• PERIODONTAL – pertaining to the supporting and surrounding tissues of the teeth
  • PERIODONTAL ABSCESS – see abscess
  • PERIODONTAL DISEASE – inflammatory process of the gingival tissues and/or periodontal membrane of the teeth, resulting in an abnormally deep gingival sulcus, possibly producing periodontal pockets and loss of supporting alveolar bone
  • PERIODONTAL POCKET – pathologically-deepened gingival sulcus; a feature of periodontal disease
  • PERIODONTAL SURGERY – a surgical procedure involving the gums and jawbone
  • PERIODONTIST – a dental specialist whose practice is limited to the treatment of diseases of the supporting and surrounding tissues of the teeth
  • PERIODONTITIS – inflammation and loss of the connective tissue of the supporting or surrounding structure of teeth with loss of attachment
  • PERIRADICULAR – surrounding a portion of the root of the tooth
  • PERMANENT TEETH – the thirty-two adult teeth that replace the baby, or primary teeth. Also known as secondary teeth
  • PIT – a recessed area found on the surface of a tooth, usually where the grooves of the tooth meet
  • PLAQUE – a soft sticky substance that accumulates on teeth composed largely of bacteria and bacterial derivatives
  • PONTIC – the term used for the artificial tooth on a fixed partial denture (bridge)
  • PORCELAIN – ceramic, tooth-colored material that fuses at high temperatures to form a hard, enamel-like substance
  • PORCELAIN VENEERS – ultra-thin, specially made porcelain shells that are bonded to teeth (Veneers are especially useful for repairing chipped, cracked, or worn teeth)
  • POST – an elongated metallic projection fitted and cemented within the prepared root canal, serving to strengthen and retain restorative material and/or a crown restoration
  • POSTERIOR – refers to teeth and tissues towards the back of the mouth (distal to the canines) – maxillary and mandibular premolars and molars
  • POSTERIOR-BONDED COMPOSITE RESIN – tooth-colored filling for back teeth
  • PRECISION ATTACHMENT – interlocking device, one component of which is fixed to an abutment or abutments and the other is integrated into a fixed or removable prosthesis in order to stabilize and/or retain it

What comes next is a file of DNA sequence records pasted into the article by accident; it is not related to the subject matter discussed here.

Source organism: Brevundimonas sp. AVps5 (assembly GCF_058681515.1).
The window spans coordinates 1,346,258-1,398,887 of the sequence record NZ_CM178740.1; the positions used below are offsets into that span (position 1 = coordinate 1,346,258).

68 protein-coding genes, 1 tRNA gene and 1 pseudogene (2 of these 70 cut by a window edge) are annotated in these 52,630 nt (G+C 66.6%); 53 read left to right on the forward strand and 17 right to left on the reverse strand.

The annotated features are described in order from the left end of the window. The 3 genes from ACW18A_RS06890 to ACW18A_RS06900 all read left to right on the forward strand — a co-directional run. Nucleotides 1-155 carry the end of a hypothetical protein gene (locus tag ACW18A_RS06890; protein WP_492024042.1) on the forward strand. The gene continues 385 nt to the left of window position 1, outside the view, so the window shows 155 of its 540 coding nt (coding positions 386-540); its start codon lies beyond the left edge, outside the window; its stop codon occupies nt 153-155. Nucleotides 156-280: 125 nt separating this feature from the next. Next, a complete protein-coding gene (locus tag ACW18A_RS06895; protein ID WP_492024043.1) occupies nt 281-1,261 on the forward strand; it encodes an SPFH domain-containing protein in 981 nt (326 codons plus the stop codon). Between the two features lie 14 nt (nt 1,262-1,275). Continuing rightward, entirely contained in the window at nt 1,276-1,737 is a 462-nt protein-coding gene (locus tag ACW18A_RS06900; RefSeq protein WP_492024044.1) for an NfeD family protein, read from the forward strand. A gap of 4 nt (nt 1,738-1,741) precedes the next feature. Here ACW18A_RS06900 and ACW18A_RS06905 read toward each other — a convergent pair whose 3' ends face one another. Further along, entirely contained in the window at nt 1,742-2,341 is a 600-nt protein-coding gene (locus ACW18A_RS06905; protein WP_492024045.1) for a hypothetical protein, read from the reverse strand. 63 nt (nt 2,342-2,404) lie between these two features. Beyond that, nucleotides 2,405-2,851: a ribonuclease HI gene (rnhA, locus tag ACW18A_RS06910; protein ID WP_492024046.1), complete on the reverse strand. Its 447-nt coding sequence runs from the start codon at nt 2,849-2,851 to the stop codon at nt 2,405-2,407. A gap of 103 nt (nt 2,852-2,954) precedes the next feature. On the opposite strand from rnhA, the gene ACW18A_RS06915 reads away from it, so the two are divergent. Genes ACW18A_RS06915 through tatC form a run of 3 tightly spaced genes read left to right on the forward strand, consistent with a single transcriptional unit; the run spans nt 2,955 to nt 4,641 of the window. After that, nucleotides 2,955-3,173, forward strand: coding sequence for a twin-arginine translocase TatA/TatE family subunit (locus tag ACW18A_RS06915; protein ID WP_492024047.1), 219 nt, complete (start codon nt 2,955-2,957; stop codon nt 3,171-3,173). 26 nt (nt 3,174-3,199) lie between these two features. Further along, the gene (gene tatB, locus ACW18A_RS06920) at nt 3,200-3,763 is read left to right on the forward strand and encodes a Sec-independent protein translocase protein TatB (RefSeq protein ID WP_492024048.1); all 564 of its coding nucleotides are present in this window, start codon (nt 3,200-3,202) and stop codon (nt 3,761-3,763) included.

• PREMEDICATION – the use of medications prior to dental procedures
  • PREMOLAR – see bicuspid
  • REVENTIVE DENTISTRY – education and treatment devoted to and concerned with preventing the development of dental disease
  • PRIMARY DENTITION – the first set of teeth; see deciduous
  • PRIMARY TEETH – also known as “baby teeth” or deciduous teeth
  • PROPHYLAXIS – scaling and polishing procedure performed to remove coronal plaque, calculus and stains
  • PROSTHESIS (Interim) – a provisional prosthesis designed for use over a limited period of time, after which it is to be replaced by a more definitive restoration
  • PROSTHESIS (Removable) – dental prosthesis designed to be removed and reinserted by the patient
  • PROSTHESIS – artificial replacement of any part of the body
  • PROSTHODONTIST – a dental specialist whose practice is limited to the restoration of the natural teeth and/or the replacement of missing teeth with artificial substitutes
  • PROTHESIS (Fixed) – non-removable tooth-borne dental prosthesis which is solidly attached to abutment teeth or roots or implants
  • PROVISIONAL – formed or preformed for temporary purposes or used over a limited period; a temporary or interim solution; usually refers to a prosthesis or individual tooth restoration
  • PULP – the blood vessels and nerve tissue that occupies the pulp cavity of a tooth
  • PULP CAVITY – the space within a tooth which contains the pulp
  • PULPECTOMY – complete removal of pulp tissue from the root canal space
  • PULPITIS – inflammation of the dental pulp
  • PULPOTOMY – surgical removal of a portion of the pulp with the aim of maintaining the vitality of the remaining portion by means of an adequate dressing; pulp amputation

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-Q-

  • QUADRANT – one of the four equal sections into which the dental arches can be divided; begins at the midline of the arch and extends distally to the last tooth